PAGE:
Heart transplants, Barnard and celebrity

2010-02-10 00:00


The Transplant Men

Jane Taylor


“EACH suicide is unique. It often stands as the major achievement of the life which precedes it.” This ­unusual novel opens with these words from the investigator of a violent ­suicide.

He assembles the personal archive of the suicide victim, Guy Hawthorne, which forms the main text of the book. Hawthorne’s archive of papers and video recordings document his fascination with the celebrated heart-transplant pioneer Dr Christiaan ­Barnard as well as his own obsession with being the recipient of his twin brother’s donated kidney.

Barnard performed the first heart transplant in 1967, and the fictional Hawthorne delves into the ethics of modern medicine and organ transplants as well as into the nature of ­celebrity.

He relentlessly examines his own peculiar and guilty intimacy with his brother’s kidney that lives ­inside him and comes to dominate his existence. The novel also reflects ­tangentially on the South Africa of the sixties and ­seventies.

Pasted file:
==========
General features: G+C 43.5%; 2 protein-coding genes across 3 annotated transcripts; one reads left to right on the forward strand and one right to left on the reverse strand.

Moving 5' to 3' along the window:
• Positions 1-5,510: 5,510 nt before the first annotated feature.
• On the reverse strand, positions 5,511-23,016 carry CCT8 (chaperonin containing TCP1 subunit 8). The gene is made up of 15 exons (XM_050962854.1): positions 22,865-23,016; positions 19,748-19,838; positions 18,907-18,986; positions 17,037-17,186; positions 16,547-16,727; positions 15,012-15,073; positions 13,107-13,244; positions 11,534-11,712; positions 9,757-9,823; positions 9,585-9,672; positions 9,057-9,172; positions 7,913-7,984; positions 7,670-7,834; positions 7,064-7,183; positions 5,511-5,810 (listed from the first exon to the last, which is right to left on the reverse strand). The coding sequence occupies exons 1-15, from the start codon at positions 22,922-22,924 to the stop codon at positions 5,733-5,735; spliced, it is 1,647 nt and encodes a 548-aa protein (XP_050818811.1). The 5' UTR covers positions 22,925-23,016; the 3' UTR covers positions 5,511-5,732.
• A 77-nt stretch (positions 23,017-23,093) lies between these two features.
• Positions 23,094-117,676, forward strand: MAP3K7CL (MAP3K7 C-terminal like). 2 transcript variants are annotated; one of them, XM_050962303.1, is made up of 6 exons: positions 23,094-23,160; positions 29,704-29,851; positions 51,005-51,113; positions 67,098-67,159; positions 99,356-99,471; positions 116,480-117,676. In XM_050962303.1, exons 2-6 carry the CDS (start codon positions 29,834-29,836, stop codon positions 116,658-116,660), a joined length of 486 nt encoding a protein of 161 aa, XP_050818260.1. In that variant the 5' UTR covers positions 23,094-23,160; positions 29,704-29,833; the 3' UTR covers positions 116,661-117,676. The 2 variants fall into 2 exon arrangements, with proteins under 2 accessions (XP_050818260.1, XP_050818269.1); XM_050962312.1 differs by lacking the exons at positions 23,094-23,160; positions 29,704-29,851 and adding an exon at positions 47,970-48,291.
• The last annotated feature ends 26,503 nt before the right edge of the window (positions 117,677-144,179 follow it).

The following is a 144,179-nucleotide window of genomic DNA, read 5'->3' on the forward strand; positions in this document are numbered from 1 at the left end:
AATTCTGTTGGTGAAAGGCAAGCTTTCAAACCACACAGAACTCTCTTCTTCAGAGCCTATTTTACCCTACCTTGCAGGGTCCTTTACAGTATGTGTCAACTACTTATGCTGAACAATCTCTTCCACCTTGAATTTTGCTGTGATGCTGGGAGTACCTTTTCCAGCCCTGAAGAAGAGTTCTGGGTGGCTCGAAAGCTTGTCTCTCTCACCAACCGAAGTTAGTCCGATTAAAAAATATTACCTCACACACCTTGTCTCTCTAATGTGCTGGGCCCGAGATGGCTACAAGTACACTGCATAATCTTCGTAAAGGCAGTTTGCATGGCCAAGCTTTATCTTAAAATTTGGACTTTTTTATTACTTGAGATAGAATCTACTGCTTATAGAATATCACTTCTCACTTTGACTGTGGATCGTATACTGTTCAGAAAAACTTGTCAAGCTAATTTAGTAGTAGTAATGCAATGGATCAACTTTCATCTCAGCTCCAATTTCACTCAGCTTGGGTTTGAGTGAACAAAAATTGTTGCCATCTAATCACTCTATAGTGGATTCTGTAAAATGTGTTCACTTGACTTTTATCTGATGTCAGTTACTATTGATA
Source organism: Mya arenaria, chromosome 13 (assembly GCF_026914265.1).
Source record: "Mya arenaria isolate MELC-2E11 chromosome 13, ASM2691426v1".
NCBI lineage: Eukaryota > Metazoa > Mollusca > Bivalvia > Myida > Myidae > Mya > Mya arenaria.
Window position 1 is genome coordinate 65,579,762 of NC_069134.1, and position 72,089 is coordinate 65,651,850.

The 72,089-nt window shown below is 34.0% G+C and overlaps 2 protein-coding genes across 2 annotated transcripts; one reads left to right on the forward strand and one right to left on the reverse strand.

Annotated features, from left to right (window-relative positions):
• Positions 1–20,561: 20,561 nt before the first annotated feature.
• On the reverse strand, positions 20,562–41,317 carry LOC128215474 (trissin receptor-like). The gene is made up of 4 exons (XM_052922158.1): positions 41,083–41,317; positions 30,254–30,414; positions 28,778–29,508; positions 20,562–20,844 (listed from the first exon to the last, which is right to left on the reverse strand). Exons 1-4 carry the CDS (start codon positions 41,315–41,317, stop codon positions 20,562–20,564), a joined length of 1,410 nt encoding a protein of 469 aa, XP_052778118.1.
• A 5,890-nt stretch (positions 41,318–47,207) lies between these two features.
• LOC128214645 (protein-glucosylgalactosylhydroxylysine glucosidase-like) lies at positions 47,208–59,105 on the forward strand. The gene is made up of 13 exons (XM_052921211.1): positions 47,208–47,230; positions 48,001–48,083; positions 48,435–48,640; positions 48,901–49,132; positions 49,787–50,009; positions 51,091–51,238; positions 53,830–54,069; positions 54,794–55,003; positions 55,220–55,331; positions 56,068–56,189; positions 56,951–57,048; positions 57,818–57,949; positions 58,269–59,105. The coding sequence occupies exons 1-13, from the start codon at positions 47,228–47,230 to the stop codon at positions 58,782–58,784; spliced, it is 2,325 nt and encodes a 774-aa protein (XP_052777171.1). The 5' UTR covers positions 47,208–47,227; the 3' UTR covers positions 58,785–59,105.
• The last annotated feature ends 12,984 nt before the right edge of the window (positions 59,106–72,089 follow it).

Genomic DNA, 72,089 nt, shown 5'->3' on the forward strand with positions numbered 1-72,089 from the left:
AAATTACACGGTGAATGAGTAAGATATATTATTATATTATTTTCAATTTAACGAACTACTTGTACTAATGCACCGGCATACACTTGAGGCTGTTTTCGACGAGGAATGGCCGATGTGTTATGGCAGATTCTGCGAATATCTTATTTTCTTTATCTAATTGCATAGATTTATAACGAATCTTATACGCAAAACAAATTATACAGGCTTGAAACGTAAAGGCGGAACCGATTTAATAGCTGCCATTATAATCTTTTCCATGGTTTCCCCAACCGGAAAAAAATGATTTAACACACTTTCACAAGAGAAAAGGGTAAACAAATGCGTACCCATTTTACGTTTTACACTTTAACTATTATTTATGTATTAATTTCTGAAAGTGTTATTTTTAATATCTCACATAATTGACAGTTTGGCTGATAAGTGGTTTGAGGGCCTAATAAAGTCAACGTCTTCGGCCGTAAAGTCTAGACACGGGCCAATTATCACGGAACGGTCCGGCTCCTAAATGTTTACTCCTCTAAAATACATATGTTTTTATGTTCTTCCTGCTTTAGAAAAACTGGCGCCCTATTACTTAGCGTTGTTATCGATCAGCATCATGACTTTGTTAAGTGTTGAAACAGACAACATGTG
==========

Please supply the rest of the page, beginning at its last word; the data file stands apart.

The narrative style combines ­elements of memoir, biography and the investigative techniques of both the scientist and the detective. The storytelling is taut but multilayered, often playful and witty, and it skilfully incorporates details of Barnard’s life — from charismatic surgeon to fading Lothario; of the first South African heart transplant donors and recipients; of Hawthorne’s intense relationship with his twin brother (and his kidney!); as well as digressions that include Eschel Rhoodie, a key player in the “Information Scandal” of the late seventies, Pan African Congress leader Robert Sobukwe — Barnard had links to both — and the 1968 film 2001: A Space Odyssey.

In a way, Hawthorne sets himself up as a one-person truth commission into organ-transplant ethics and the life of Barnard, but he also tries to ­establish personal reparations for his own guilt and complicities.

Jane Taylor, a professor in theatre studies whose previous writing ­includes the political thriller Of Wild Dogs, has crafted a unique and ­impressive novel. Oh, and please don’t judge this excellent book by its uninspiring cover.

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